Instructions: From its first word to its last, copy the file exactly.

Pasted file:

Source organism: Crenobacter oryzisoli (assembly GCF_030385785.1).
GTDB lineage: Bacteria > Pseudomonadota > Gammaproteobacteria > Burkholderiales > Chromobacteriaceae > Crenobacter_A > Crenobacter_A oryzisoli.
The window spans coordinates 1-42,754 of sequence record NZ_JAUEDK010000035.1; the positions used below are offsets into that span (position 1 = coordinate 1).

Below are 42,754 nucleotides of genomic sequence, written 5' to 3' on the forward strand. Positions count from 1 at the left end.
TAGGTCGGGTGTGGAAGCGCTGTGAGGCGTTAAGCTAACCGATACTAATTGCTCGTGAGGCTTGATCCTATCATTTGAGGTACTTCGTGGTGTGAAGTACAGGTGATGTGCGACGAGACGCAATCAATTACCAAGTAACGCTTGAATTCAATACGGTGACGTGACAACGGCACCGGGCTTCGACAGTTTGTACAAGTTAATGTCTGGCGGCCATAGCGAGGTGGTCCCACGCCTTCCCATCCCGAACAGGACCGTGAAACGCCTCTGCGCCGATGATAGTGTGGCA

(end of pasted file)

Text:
Source organism: Crenobacter oryzisoli (assembly GCF_030385785.1).
GTDB lineage: Bacteria > Pseudomonadota > Gammaproteobacteria > Burkholderiales > Chromobacteriaceae > Crenobacter_A > Crenobacter_A oryzisoli.
The window spans coordinates 1-42,754 of sequence record NZ_JAUEDK010000035.1; the positions used below are offsets into that span (position 1 = coordinate 1).

Below are 42,754 nucleotides of genomic sequence, written 5' to 3' on the forward strand. Positions count from 1 at the left end.
TAGGTCGGGTGTGGAAGCGCTGTGAGGCGTTAAGCTAACCGATACTAATTGCTCGTGAGGCTTGATCCTATCATTTGAGGTACTTCGTGGTGTGAAGTACAGGTGATGTGCGACGAGACGCAATCAATTACCAAGTAACGCTTGAATTCAATACGGTGACGTGACAACGGCACCGGGCTTCGACAGTTTGTACAAGTTAATGTCTGGCGGCCATAGCGAGGTGGTCCCACGCCTTCCCATCCCGAACAGGACCGTGAAACGCCTCTGCGCCGATGATAGTGTGGCA